One of the most appealing aspects of having a credit card is that it allows you to buy what you want now and pay it back later. When running a business, the ability to manage cash flow in this way can be vital. When you don’t have the funds to buy something essential to the business right now, but you know the cash is coming, your business card can take up the slack in the meantime.
Many business credit cards also offer interest free periods on purchases, just like personal credit cards. Making use of this interest free period, you can buy what your business needs now, to then pay it all back at the statement due date, while avoiding any interest accruing. As long as you’re smart, this essentially allows you access to credit at no cost (aside from annual fees).
Business credit cards are designed to appeal to business owners, making life easier for them as they run their business day to day. As such, business credit cards often provide tools directly suited to business owners.
We’ve mentioned a few of these already – think easy data exporting to accounting software, and itemised statements and real-time tracking for additional cardholders – but you may find further business tools on offer. Your business card may offer access to certain business lounges when travelling, or to business services at certain hotel brands, for example.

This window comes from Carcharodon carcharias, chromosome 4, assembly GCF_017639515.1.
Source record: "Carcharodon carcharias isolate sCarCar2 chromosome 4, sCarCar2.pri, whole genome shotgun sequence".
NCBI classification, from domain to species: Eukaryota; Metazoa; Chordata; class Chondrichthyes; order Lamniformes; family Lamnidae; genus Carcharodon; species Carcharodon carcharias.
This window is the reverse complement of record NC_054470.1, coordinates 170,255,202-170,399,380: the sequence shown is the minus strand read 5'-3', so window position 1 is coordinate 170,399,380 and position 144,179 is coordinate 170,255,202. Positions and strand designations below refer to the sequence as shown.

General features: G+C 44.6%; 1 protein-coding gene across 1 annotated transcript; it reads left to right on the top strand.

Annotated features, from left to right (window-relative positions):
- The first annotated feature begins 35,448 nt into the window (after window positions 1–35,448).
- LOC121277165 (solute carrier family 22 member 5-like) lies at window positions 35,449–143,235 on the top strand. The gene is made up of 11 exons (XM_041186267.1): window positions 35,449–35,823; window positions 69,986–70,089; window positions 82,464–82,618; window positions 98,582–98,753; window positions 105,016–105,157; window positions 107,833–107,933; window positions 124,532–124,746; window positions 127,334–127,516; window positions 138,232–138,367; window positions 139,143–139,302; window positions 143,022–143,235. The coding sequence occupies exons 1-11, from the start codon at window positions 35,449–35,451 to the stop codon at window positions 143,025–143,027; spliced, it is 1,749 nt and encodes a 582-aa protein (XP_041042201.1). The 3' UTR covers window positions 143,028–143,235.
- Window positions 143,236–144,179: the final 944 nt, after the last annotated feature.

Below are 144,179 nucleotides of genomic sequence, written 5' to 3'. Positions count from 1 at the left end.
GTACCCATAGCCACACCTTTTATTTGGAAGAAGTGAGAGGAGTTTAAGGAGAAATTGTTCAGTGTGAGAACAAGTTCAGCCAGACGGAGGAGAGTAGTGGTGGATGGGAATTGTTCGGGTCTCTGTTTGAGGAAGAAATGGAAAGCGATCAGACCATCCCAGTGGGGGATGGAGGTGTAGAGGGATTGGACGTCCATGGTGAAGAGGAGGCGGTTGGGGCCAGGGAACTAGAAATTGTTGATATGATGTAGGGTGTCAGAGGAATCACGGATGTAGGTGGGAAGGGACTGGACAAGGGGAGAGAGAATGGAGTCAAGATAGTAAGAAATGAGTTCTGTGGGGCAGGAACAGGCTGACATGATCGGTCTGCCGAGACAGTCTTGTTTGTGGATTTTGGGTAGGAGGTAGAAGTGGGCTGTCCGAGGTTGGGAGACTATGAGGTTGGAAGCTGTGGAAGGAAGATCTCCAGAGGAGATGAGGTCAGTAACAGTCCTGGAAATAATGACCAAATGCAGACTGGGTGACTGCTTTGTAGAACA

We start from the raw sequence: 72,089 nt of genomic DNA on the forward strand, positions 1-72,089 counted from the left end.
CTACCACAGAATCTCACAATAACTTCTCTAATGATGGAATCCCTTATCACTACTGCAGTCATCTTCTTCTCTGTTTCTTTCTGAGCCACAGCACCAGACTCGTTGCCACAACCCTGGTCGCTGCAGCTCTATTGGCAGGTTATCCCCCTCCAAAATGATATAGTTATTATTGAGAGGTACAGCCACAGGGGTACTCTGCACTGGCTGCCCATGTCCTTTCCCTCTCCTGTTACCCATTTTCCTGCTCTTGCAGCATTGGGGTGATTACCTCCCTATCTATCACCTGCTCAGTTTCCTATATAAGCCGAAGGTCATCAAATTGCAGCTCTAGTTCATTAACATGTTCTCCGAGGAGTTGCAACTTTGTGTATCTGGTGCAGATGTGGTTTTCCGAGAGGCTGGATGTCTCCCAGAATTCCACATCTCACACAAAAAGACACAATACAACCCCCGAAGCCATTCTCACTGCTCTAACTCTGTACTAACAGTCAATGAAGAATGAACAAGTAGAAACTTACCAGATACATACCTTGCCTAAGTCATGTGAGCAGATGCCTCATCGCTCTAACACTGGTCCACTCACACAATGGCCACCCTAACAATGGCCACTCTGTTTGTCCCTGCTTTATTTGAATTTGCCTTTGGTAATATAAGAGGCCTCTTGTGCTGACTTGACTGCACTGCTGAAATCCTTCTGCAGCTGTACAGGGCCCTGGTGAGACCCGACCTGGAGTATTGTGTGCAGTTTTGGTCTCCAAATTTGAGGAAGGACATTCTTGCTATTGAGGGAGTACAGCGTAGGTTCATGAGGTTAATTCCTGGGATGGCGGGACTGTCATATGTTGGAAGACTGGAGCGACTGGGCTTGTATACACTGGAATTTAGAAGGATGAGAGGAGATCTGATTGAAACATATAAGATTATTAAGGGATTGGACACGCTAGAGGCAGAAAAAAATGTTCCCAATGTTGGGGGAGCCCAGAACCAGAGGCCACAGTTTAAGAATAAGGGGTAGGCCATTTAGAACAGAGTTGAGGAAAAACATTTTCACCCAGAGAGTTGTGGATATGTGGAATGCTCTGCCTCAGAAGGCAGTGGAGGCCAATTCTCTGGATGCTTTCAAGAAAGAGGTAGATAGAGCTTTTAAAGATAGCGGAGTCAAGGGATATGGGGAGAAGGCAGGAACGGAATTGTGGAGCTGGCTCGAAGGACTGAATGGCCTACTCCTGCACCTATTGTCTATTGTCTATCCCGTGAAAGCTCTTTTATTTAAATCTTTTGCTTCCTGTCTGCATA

What appeals to many business owners is the fact that with a business credit card, it’s possible to earn rewards on business spending. Whether that’s covering rent on business premises, paying for flights and accommodation on business travel, or simply stocking the office fridge, you can earn points on every dollar you spend.
Depending on the card, you may find the earn rate on your business card is higher than the earn rate offered on the card provider’s comparable personal card. You may also benefit from higher points caps as a business cardholder, allowing you – and your additional cardholders – to stack up more points month to month.
Aside from a higher earn rate, you may also find business credit cards have bigger bonus points offers than personal credit cards of the same tier. While you will still need to meet the minimum spend requirement to take advantage of the offer, that larger chunk of points creates more value, helping you boost your points balance.
Perks! While some business credit cards focus on keeping costs down, others go all out on extras. With the right card and the right extras, you and your business could take advantage of some seriously rewarding extras. Want to go all out? The American Express Platinum Business Card is the perfect example of a feature-packed card built for business.